COLUMBUS - In its 92 seasons, Ohio Stadium has seen many, many great games.
Obviously, Ohio State's 76-0 win over Florida A&M on Saturday wasn't one of them.
It was the football version of a backyard basketball game where the bigger, stronger older brother blocks every shot his younger brother takes and wins without surrendering a basket. But after it's over the younger sibling gets ice cream, or in Florida A&M's case, a $900,000 check for its bumps, bruises and humiliation.
EASY SIX — Ohio State wide receiver Devin Smith catches a touchdown pass over Florida A&M cornerback Patrick Aiken during the first quarter of Saturday’s 76-0 win by the Buckeyes in Columbus.
No. 4 Ohio State (4-0) did anything it wanted to do against Florida A&M, which plays a division down from the Buckeyes as an FCS school.
Backup quarterback Kenny Guiton brought his September magic to the stadium again, throwing for a school-record six touchdowns when starter Braxton Miller did not dress for a second straight game.
Guiton broke the OSU record of five touchdowns passes by Bob Hoying and John Borton. Hoying did it twice - against Pittsburgh in 1995 and Purdue in 1994 - and Borton did it in 1952 against Washington State.
The Buckeyes' 76 points were the most by an Ohio State team since an 83-21 win over Iowa in 1950.
Ohio State made the predictions that this game would be an epic mismatch come true in a hurry when it jumped out to a 34-0 lead after one quarter.
The Buckeyes' first three scoring drives took one play, one play and two plays. They scored on 10 straight possessions from early in the first quarter until their only punt of the game in the opening minute of the fourth quarter.
When Ohio State coach Urban Meyer was asked what his team could take out of the game, he said, "We get to play in one of the biggest stadiums in college football and 103,000 people came out to watch us play. They have a right to see our kids play hard and they did."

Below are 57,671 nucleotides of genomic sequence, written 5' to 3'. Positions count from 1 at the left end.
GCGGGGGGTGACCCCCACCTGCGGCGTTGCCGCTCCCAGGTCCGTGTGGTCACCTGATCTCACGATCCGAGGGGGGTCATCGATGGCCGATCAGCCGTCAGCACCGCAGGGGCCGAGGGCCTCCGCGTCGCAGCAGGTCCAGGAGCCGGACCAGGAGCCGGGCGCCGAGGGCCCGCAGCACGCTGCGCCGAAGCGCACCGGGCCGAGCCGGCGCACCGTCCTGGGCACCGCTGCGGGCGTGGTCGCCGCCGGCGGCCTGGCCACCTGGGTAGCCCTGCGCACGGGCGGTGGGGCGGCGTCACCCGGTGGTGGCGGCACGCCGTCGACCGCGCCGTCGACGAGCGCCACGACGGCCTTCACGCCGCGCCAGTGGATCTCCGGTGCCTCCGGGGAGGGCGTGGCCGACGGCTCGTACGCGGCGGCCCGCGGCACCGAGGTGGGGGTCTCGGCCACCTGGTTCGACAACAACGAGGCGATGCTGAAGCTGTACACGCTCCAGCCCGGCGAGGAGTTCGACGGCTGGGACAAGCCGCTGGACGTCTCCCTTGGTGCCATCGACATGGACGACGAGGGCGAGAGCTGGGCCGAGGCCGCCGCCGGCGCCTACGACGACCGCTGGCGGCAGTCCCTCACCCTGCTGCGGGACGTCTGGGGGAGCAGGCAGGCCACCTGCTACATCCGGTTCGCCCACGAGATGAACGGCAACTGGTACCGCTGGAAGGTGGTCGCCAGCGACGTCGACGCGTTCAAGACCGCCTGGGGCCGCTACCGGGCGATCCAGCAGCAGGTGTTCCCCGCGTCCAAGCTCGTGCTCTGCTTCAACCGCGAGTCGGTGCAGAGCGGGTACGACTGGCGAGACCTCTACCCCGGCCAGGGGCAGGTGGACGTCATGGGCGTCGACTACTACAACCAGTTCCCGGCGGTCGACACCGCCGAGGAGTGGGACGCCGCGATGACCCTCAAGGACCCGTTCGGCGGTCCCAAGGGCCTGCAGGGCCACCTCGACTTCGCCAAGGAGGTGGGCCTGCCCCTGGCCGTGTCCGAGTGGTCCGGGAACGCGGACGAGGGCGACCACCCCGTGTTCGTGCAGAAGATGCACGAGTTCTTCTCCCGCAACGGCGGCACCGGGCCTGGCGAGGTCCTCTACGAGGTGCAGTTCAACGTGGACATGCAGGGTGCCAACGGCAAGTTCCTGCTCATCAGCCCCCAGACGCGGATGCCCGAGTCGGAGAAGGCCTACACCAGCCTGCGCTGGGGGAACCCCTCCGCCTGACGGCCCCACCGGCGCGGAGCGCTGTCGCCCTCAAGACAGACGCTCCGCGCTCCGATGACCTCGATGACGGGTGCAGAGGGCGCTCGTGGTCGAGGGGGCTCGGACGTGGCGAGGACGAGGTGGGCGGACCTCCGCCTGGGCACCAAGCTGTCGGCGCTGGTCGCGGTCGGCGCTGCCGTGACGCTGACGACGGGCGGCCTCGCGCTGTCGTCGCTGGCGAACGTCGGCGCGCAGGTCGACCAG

Guiton said OSU judged its performance by the standards it sets for itself, not how it did against an obviously out-manned opponent.
"It's evaluating yourself. It's not really who you're playing against," he said.
Center Corey Linsley had a hard time thinking of anything that didn't go right for Ohio State.
"I'm not trying to be arrogant or anything. I missed a couple blocks but in the grand scheme of things, we did a really good job," he said.
Even the one time something went wrong in a major way for OSU, it turned out all right.
On Ohio State's first possession of the game, Guiton was intercepted in the end zone by Patrick Aiken, who inexplicably tried to return it, rather than taking a touchback. Three yards into the field, Jordan Hall stripped the ball from his hands and recovered it at A&M's 3-yard line.
On the next play, Hall scored the first of Ohio State's 11 touchdowns.
Guiton was 24 of 34 for 215 yards and six touchdowns - all in the first half. Evan Spencer caught two touchdown passes and Jeff Heuerman, Devin Smith, Chris Fields and Carlos Hyde caught one.
Ten receivers caught throws from Guiton, who has been OSU's quarterback since Miller suffered a sprained medial collateral ligament in his left knee early in the San Diego State game in week two of the season.
Hyde, the team's No. 1 running back last season, returned from a three-game suspension with 5 carries for 41 yards, along with the touchdown catch on a one-yard shovel pass.
All 33 of Ohio State's offensive plays in the second half were running plays. The chief beneficiary of that strategy was freshman running back Ezekiel Elliott, who rushed for 162 yards on 14 carries, all in the second half.
Elliott scored on a 16-yard run and a 13-yard run and broke loose for 57 yards on another carry.
How dominant was Ohio State? Florida A&M never advanced the ball farther than its 47-yard line. The Buckeyes had 603 yards total offense, the second straight week they got over 600 yards, and ran as many plays (80) as the Rattlers managed in total yardage.
Despite his team's total inability to compete with Ohio State, Florida A&M coach Earl Holmes said the game was worth it for his team. And not just for the $900,000 check Ohio State cut for the school.
"It is always worth it," Holmes said. "We have some guys on our team with aspirations of playing on Sundays and it is important for them to play in this type of atmosphere. It also makes us come together as a team because out of the 100,000 people in the stadium the only ones cheering for you are your teammates."
The moments when A&M found something to cheer about on Saturday were few, if any, though.